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Archive for December, 2011

I probably shouldn’t post this one right now – it is the holiday season.  And more  importantly, I have been sending out our Christmas cards so since I didn’t have time to get photos printed this year I have been directing friends and family to this blog so they can see for themselves what we’ve been up to.  But perhaps this is more than they want to know.  After all you can divorce spouses and break friendships but relatives you’re stuck with till the end of time.  Oh well, anyone who has spent much time around me already knows I’m totally nuts so here goes…

My Hubby was a Journeyman Lineman for the Black Hills Electric Cooperative for 31 years.  One of the first times I ever saw him he was putting a Ham Radio antenna into a very tall pine tree.  Since it seemed like he was the only Ham Radio operator in a 3 state area who climbed tees & poles for a living (and was also the only one under the age of 55) he did this quite regularly.  I must admit with his knee-high lace-up lineman boots, 30 pound tool belt and steel hooks strapped on his legs  he was strikingly handsome.  Then, to see him shinee up that tree in a matter of seconds I was impressed to say the least.  There’s just something about a man in a tool belt that makes my heart go pitter-patter! 

We were married 3 years later. 

Of course being married to a lineman isn’t all sunshine and roses.  After a few years of tripping over those damn boots in the dark, lots of phone calls in the middle of the night, being stranded at home with small children for every major blizzard, missed anniversaries and holidays because he was 300+ miles away on a storm job I was glad to see him retire and the boots go to the back of the closet.  He has been retired for 5 years now but occasionally he still drags his belt and hooks out to replace light bulbs in the yard lights or fix the corrals. 

Even though he no longer works with that bunch of wild and crazy guys, once in a while something pops out of his mouth that comes from his days at the Coop.  That happened just the other day.  I was sitting at the computer, minding my own business while he was watching the news.  I can’t remember what news story he had just seen (I wasn’t really paying attention) but my ears perked up when he recited this quote from a fellow lineman named Lee.

“The higher the monkey goes up the tree,  the smaller his asshole looks to me.”

It took me a moment to regain my composure (and pick myself up off the floor) but finally, as I fought back the laughter and dried the tears from my eyes I asked him just what the hell that meant.  He smiled and said, “You have to be a lineman to understand.”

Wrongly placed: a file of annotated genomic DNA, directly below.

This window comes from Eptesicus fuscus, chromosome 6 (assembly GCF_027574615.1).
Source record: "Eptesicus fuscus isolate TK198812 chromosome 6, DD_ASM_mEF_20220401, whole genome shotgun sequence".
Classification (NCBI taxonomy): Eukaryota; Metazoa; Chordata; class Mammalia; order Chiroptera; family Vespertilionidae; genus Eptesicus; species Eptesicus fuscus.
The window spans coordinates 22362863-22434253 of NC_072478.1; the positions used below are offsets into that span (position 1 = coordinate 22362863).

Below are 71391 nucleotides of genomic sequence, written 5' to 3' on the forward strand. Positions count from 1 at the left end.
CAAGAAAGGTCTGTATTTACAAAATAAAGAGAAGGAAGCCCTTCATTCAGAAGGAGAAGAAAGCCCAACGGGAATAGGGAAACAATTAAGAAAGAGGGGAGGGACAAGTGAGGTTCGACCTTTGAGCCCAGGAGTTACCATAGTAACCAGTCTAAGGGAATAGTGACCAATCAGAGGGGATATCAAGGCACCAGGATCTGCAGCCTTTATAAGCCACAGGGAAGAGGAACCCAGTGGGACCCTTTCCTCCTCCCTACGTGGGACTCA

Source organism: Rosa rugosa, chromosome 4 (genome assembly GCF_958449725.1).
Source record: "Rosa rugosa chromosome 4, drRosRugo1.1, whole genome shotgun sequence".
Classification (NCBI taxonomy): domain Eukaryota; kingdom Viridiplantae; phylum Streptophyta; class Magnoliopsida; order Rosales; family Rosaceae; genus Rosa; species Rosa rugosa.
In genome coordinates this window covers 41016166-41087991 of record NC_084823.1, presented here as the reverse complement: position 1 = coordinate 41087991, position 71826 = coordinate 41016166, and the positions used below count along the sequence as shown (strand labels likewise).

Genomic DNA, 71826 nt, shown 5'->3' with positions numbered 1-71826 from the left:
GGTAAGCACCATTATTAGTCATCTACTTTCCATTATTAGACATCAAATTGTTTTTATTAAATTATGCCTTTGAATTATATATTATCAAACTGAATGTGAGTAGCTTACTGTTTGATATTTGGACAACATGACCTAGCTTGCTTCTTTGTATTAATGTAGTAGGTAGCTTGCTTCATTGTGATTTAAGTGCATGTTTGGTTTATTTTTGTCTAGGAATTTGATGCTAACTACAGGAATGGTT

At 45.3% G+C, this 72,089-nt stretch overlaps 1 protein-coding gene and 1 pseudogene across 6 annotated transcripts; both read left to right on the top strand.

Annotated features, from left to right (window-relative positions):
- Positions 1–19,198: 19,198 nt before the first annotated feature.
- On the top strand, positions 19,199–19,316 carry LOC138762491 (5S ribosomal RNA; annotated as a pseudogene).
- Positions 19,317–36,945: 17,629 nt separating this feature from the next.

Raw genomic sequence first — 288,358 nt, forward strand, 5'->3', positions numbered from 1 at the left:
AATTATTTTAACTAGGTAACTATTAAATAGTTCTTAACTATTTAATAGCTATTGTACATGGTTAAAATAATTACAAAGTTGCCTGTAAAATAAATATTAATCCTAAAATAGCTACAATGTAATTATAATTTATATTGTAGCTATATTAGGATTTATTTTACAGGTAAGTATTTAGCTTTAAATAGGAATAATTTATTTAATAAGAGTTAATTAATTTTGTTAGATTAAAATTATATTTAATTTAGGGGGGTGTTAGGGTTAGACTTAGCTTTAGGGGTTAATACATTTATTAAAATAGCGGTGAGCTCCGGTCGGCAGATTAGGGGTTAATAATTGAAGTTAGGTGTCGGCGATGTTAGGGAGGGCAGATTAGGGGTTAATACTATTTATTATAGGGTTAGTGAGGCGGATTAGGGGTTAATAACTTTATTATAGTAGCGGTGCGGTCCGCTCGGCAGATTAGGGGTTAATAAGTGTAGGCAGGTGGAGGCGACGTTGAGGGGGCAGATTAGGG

I have known this man for almost 30 years and he still surprises me – not always in a good way – but a surprise none the less and after that amount of time you learn to take what you can get.

So here’s to all the linemen of the world.  We salute you and thank you for the electricity that keeps our computers fired up and saves us from the terror of living in the dark.  If you are lucky enough to know an actual lineman be sure to thank him personally and while you’re at it, ask him if this quote means something deeper than the obvious.  Just promise me if he divulges some deep pshyocological words of wisdom that explains the meaning of life – a secret that only lineman know – would you please pass it on?  Enlightened minds want to know.

Here’s a photo of my hubby standing in a bucket truck, reaching out to grab hold of a power line.  It may not look that impressive until you realize the line was fully charged with 230,000 volts.  The only reason he could do this without dying was because of the Carona suit he was wearing.  These suits place the lineman inside the field of electricity allowing them to work safely without having to shut down the lines and interrupting service. 

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When I downloaded the photos for the last post I found the photos I had taken on Sale Day and thought you’d like to see them. 

Sale Day is the day we sell our calves, yearlings and sometimes cows or bulls.  It can come on any day of the year and sometimes we have several Sale Days.  When you are a rancher, Sale Day is also one of the best days of the year.  I took the day off of work – which is easy to do when you have a boss that does the exact same thing.  My boss and I even coordinate our schedules so we both get to see our calves sell.  After all, when you’re a ranch wife, Sale Day is the social event of the season!

Around here Sale Day always starts early – ‘O-dark-thirty’.